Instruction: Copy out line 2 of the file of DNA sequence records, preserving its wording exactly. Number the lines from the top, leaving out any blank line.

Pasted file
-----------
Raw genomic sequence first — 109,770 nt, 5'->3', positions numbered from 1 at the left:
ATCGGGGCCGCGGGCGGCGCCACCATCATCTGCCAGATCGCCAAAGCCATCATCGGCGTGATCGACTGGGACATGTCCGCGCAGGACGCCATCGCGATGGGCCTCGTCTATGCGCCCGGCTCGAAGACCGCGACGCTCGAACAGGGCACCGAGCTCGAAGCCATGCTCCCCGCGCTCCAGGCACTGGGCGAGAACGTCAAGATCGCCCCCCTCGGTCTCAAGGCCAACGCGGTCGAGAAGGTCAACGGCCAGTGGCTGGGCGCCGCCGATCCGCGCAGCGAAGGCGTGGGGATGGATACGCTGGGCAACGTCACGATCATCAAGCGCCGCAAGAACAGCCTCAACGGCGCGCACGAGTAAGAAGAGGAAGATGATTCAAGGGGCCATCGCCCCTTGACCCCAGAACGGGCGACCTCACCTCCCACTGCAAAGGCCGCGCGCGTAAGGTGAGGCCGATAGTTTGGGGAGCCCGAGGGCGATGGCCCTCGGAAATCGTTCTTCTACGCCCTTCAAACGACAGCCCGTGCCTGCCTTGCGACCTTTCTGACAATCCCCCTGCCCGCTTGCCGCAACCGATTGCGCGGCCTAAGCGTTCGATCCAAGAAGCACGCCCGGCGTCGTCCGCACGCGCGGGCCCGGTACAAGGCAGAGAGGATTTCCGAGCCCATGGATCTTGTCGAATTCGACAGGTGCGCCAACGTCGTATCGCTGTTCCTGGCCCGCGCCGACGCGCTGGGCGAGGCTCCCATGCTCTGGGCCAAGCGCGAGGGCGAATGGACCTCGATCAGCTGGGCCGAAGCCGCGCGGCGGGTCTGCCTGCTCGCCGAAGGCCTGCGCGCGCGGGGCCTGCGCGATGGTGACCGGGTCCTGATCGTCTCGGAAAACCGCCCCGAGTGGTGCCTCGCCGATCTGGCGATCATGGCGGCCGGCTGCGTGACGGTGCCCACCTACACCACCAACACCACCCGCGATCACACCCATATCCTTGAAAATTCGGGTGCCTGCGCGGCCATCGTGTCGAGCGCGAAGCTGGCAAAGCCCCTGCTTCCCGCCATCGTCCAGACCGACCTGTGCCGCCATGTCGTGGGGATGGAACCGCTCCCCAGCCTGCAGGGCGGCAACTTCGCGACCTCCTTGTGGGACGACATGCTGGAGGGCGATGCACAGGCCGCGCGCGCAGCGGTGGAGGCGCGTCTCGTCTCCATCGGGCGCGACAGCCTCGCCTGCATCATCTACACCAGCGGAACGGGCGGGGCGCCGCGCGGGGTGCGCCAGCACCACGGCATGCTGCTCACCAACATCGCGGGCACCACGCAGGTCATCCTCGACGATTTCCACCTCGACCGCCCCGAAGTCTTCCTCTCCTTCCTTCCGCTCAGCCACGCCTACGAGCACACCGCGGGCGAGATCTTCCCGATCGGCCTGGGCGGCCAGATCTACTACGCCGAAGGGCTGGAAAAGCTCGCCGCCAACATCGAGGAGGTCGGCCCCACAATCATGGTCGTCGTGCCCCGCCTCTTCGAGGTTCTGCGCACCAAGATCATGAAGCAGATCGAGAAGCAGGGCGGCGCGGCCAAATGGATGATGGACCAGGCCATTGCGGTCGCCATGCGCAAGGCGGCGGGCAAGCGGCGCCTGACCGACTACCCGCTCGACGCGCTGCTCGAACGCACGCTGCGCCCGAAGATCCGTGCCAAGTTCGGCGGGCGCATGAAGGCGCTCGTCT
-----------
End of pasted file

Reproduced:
ATCGGGGCCGCGGGCGGCGCCACCATCATCTGCCAGATCGCCAAAGCCATCATCGGCGTGATCGACTGGGACATGTCCGCGCAGGACGCCATCGCGATGGGCCTCGTCTATGCGCCCGGCTCGAAGACCGCGACGCTCGAACAGGGCACCGAGCTCGAAGCCATGCTCCCCGCGCTCCAGGCACTGGGCGAGAACGTCAAGATCGCCCCCCTCGGTCTCAAGGCCAACGCGGTCGAGAAGGTCAACGGCCAGTGGCTGGGCGCCGCCGATCCGCGCAGCGAAGGCGTGGGGATGGATACGCTGGGCAACGTCACGATCATCAAGCGCCGCAAGAACAGCCTCAACGGCGCGCACGAGTAAGAAGAGGAAGATGATTCAAGGGGCCATCGCCCCTTGACCCCAGAACGGGCGACCTCACCTCCCACTGCAAAGGCCGCGCGCGTAAGGTGAGGCCGATAGTTTGGGGAGCCCGAGGGCGATGGCCCTCGGAAATCGTTCTTCTACGCCCTTCAAACGACAGCCCGTGCCTGCCTTGCGACCTTTCTGACAATCCCCCTGCCCGCTTGCCGCAACCGATTGCGCGGCCTAAGCGTTCGATCCAAGAAGCACGCCCGGCGTCGTCCGCACGCGCGGGCCCGGTACAAGGCAGAGAGGATTTCCGAGCCCATGGATCTTGTCGAATTCGACAGGTGCGCCAACGTCGTATCGCTGTTCCTGGCCCGCGCCGACGCGCTGGGCGAGGCTCCCATGCTCTGGGCCAAGCGCGAGGGCGAATGGACCTCGATCAGCTGGGCCGAAGCCGCGCGGCGGGTCTGCCTGCTCGCCGAAGGCCTGCGCGCGCGGGGCCTGCGCGATGGTGACCGGGTCCTGATCGTCTCGGAAAACCGCCCCGAGTGGTGCCTCGCCGATCTGGCGATCATGGCGGCCGGCTGCGTGACGGTGCCCACCTACACCACCAACACCACCCGCGATCACACCCATATCCTTGAAAATTCGGGTGCCTGCGCGGCCATCGTGTCGAGCGCGAAGCTGGCAAAGCCCCTGCTTCCCGCCATCGTCCAGACCGACCTGTGCCGCCATGTCGTGGGGATGGAACCGCTCCCCAGCCTGCAGGGCGGCAACTTCGCGACCTCCTTGTGGGACGACATGCTGGAGGGCGATGCACAGGCCGCGCGCGCAGCGGTGGAGGCGCGTCTCGTCTCCATCGGGCGCGACAGCCTCGCCTGCATCATCTACACCAGCGGAACGGGCGGGGCGCCGCGCGGGGTGCGCCAGCACCACGGCATGCTGCTCACCAACATCGCGGGCACCACGCAGGTCATCCTCGACGATTTCCACCTCGACCGCCCCGAAGTCTTCCTCTCCTTCCTTCCGCTCAGCCACGCCTACGAGCACACCGCGGGCGAGATCTTCCCGATCGGCCTGGGCGGCCAGATCTACTACGCCGAAGGGCTGGAAAAGCTCGCCGCCAACATCGAGGAGGTCGGCCCCACAATCATGGTCGTCGTGCCCCGCCTCTTCGAGGTTCTGCGCACCAAGATCATGAAGCAGATCGAGAAGCAGGGCGGCGCGGCCAAATGGATGATGGACCAGGCCATTGCGGTCGCCATGCGCAAGGCGGCGGGCAAGCGGCGCCTGACCGACTACCCGCTCGACGCGCTGCTCGAACGCACGCTGCGCCCGAAGATCCGTGCCAAGTTCGGCGGGCGCATGAAGGCGCTCGTCT